Since hitting a low of $159,200 during the housing downturn, Zillow estimates the median home value in the metro Chicago area has climbed 27 percent, to $219,100. That’s an average gain of $59,900 per home, boosting tappable equity to $74,000, according to a separate analysis by mortgage data aggregator Black Knight.

The metro Chicago market — a 7,200 square-mile area with a population of 9.5 million that stretches into southern Wisconsin and northwest Indiana — remains affordable, on whole. But that doesn’t mean there aren’t plenty of pricier enclaves.

The 10 priciest housing markets in the metro Chicago area

  • Kenilworth ($1.36M median home value)
  • Hinsdale ($978,500)
  • Glencoe ($976,400)
  • Lake Forest ($815,400)
  • South Barrington ($756,200)
  • Oak Brook ($755,800)
  • Barrington Hills ($715,500)
  • Wilmette ($666,400)
  • Northfield ($658,500)
  • Riverwoods ($638,000)

Estimated median home values as of August, 2018. Source: Zillow Home Value Index.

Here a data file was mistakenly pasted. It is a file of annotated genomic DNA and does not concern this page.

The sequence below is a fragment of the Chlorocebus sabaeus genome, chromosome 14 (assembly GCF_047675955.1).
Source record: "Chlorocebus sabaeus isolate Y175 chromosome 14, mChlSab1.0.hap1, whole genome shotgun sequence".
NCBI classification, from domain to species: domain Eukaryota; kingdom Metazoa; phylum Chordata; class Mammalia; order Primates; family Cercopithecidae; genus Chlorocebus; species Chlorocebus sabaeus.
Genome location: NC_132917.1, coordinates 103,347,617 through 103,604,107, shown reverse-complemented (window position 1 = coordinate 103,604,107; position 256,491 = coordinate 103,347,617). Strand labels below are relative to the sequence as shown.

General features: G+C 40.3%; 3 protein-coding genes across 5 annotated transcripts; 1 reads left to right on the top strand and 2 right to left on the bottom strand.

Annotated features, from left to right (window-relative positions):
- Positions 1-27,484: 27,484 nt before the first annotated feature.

While many coastal cities generate alarming headlines about soaring home prices, Chicago boasts a healthier balance of home price appreciation and affordability. According to World Business Chicago, much of the region’s success can be attributed to its economic diversity. Not only do more than 400 major corporations call Chicago their home, but no single industry employs more than 12 percent of the workforce.

As is the case on the West and East coasts, the strong job market has helped spur demand for homes in Chicago and the surrounding region. After peaking at 12.2 percent in 2010, the unemployment rate has been falling steadily ever since, hitting a low for the 21st century of 3.4 percent this May.

Home values turned a corner in 2012 and, for the last six years, unemployment’s been falling while home prices rise.

Tapping equity responsibly

Of course, falling unemployment and rising home prices doesn’t mean that homeowners are immune to ups and downs in the economy. Pulling too much cash out of a home — or putting too little down when purchasing it — can put homeowners at higher risk of foreclosure in a downturn.

But homeowners who keep at least a 20 percent stake in their homes when refinancing have enough of an “equity cushion” that lenders typically won’t require them to obtain private mortgage insurance.